The pine marten stages a comeback

The pine marten population is strengthening

Once common throughout the United Kingdom – how often this phrase recurs when
writing about our wildlife – the pine marten is now a denizen of remote, mostly forested places. Historically, it had the misfortune of being both pursued as vermin and possessing a desirable pelt. It remains a glamorous fugitive; even the droppings are said to smell rather like Parma violets.

Martes martes is a lithe and spectacular mustelid that occurs across Europe and parts of Asia, but is the only species in the British Isles (the similar beech marten was once thought to co-exist here). A mature male can weigh 3lb and sports a foot-long tail. Its winter coat is especially lustrous a rich, brown fur as dark as builders’ tea before milk and a reddish-grey under fur tipped with yellow. There is a distinctive, creamy bib (occasionally tinged with orange) and the marten’s triangular head has cute, rather prominent ears. The semi-retractable claws and bushy tail assist in its impressive arboreal athleticism. It is truly a creature of rare grace.

European pine martin

Crepuscular and nomadic, it ranges widely by night, but is rarely seen in daylight. Traditionally a beast of old Scottish pine forests, the taghan (as it is called in the Gaelic) is particular about habitat, favouring trees with rough bark for traction and a canopy over its head. It has been forced to adapt to crags, cairns and moorland, but, being vulnerable to foxes, tends to avoid open spaces. An agile climber, it proceeds across terra firma with that trademark ‘caterpillar bound’ of the mustelidae ‘hind parts shouldered up’, in the words of John Clare and can execute prodigious leaps, especially in the snow.

An enthusiastic omnivore, the marten requires up to 20% of its bodyweight in food daily and makes a living seasonally from field voles, rabbits, fungi, berries and small birds. In winter, it will resort to carrion deer or sheep although Osgood Mackenzie, in 1875, discovered a marten that had been crushed to death by a Cheviot wedder, its teeth still locked around her throat. It enjoys a notorious reputation among poultry keepers for mass slaughter and, in some places, displays a penchant for black game and red squirrels—although the latter are often light enough to escape to safety at the extremity of slender branches.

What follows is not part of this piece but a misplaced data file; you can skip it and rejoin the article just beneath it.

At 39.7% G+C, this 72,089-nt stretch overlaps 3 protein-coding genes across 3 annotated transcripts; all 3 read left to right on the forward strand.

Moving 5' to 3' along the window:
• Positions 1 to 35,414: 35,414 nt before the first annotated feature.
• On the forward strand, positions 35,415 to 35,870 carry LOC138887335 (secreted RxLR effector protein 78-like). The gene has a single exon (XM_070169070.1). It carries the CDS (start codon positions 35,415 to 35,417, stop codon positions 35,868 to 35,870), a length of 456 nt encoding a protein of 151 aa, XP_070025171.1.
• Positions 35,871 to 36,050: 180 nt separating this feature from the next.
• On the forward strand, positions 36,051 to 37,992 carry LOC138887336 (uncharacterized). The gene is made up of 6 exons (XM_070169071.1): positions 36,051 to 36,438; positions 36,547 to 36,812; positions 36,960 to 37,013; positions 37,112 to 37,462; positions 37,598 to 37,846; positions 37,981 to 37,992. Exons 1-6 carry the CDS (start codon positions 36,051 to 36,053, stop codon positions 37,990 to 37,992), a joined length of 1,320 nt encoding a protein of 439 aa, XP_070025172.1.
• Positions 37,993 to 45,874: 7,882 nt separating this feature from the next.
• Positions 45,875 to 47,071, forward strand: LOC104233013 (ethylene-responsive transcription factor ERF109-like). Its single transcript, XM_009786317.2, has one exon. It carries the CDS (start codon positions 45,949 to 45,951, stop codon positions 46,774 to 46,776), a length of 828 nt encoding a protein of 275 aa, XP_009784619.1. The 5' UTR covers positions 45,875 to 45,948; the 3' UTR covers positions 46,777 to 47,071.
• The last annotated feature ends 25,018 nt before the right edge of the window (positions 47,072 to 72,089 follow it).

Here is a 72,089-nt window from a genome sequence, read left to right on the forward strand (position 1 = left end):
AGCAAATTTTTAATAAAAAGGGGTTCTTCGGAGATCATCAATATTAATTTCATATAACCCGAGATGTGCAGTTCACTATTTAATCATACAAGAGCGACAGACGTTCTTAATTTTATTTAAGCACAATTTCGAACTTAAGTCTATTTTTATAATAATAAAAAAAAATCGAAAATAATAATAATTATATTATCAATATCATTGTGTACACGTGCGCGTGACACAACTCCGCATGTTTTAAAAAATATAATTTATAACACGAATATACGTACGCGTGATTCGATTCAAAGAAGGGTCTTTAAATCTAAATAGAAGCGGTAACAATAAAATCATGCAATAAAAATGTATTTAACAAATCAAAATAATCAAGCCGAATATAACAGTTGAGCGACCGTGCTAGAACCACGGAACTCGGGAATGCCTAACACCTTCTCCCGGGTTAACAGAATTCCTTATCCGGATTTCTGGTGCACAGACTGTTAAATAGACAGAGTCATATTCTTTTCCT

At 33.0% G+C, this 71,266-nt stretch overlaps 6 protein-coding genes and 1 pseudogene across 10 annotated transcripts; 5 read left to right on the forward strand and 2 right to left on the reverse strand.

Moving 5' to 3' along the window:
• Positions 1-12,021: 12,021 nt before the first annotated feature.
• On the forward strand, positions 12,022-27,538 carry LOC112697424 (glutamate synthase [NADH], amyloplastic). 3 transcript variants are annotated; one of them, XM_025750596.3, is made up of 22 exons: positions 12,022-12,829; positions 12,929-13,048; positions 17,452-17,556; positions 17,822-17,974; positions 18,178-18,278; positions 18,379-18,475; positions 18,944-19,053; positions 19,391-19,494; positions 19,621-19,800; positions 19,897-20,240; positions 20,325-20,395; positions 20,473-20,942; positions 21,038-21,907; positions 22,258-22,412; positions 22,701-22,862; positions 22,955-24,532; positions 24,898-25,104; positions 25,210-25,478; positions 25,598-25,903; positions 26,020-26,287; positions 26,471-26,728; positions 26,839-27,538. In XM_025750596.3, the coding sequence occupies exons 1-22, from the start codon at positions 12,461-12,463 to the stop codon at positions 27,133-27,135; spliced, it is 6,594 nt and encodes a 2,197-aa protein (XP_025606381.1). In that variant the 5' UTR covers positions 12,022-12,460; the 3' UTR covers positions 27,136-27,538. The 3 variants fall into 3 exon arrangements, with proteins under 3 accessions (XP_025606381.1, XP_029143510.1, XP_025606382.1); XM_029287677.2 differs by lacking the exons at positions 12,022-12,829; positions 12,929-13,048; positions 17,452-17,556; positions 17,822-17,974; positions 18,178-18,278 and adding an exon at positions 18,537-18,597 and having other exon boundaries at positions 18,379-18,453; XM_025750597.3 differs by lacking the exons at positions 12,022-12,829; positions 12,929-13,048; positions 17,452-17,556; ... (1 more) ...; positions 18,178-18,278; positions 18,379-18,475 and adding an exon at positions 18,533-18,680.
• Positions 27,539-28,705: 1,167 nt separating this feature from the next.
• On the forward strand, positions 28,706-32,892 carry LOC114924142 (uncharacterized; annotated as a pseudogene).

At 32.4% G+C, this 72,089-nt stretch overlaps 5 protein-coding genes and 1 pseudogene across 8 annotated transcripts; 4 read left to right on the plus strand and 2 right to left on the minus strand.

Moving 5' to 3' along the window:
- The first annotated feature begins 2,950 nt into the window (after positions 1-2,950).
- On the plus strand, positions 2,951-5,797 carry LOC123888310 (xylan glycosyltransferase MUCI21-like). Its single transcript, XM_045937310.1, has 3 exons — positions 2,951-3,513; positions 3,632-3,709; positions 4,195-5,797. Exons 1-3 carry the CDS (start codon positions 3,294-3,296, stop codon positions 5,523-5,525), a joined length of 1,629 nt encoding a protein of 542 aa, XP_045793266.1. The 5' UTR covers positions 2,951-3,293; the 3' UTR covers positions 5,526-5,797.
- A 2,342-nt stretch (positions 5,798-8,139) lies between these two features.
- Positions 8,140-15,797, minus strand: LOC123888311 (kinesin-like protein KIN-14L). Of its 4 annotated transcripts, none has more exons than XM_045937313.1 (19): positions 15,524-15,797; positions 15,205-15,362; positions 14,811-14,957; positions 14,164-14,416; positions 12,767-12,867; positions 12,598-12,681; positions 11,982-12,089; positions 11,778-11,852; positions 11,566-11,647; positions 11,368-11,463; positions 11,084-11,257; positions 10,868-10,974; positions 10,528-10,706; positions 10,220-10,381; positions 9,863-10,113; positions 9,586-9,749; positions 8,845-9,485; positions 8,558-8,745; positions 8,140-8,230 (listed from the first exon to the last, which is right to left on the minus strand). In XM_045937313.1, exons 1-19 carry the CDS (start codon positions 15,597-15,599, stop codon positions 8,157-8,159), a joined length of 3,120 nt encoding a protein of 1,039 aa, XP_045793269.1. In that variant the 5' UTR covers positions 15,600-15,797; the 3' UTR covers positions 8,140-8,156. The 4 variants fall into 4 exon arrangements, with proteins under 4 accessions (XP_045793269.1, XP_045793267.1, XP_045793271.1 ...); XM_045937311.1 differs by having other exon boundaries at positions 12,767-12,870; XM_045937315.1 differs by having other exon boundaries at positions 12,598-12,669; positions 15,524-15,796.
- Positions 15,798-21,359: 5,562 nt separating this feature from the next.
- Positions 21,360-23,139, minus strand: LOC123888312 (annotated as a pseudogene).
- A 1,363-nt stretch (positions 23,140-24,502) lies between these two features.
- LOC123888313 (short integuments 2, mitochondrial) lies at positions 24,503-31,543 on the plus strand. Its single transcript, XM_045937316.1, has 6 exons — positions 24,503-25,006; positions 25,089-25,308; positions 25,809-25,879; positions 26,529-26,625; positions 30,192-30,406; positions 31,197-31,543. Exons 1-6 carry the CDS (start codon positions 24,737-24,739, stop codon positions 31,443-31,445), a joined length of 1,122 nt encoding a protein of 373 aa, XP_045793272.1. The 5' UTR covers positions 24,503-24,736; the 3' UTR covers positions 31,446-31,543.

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The taghan marks its extensive territory with musky urine, frequently rubbing its glands across objects along the home range. Depending on diet, its dark faeces or ‘scats’ have a tubular, twisted appearance; I have only ever seen one marten near our Perthshire home, but any suspected droppings have so far failed the violet-aroma test.

Maintaining several lairs and dens in abandoned dreys and birds’ nests, the marten breeds in high summer. The female, usually silent, is said to make a ‘clucking’ sound once oestrus begins and she may entertain several mates during her season. Copulation can occur in trees; observers report much growling during the hour-long act and the ‘dog’, equipped with a formidable baculum, or penis bone, frequently seizes his lady-love by the scruff of her neck. Delayed implantation of the fertilised eggs typically results in a litter born in early April two to five blind offspring that are covered in yellowish hair and are taught survival skills by the mother. When in difficulties, the kits utter a sound like paper being torn.

Classified in medieval times as one of the ‘beasts five of the chase’, the marten or ‘matron’ was popular as ‘the sweetest vermine that is hunted’, since its scent was so attractive to hounds unlike the disagreeable reek of the polecat, or ‘foul mart’. Its fur was classified as semi-precious (the collective noun is a ‘richness’ of martens) and archaeological remains suggest it has been pursued since Mesolithic times, probably for food as well as clothing.

But even by the Tudor period, when parish records show bounties being offered, the pine marten seems to have been on the wane and, by the First World War, there were just a few relict populations in Snowdonia, Cumberland and the Highlands. The last marten in the London region was shot in Epping Forest in 1883.

Fully protected since 1988, the marten seems to be staging a comeback. Scottish numbers are estimated at some 3,500 and their range now includes Galloway, Deeside, Argyll and the Grampians. Replanting of forestry has helped and, elsewhere, a successful translocation to Wales (thanks to the Vincent Wildlife Trust) and a recent sighting in Shropshire.

Despite a feather versus fur controversy involving those who believe it predates on endangered capercaillie, reintroduction of the marten appears to benefit the red squirrel (despite the evidence of the photograph above); interloper greycoats retreat from their territory as martens advance, so it may be this offers a partial, but natural solution to one of the greatest scourges of our British countryside.

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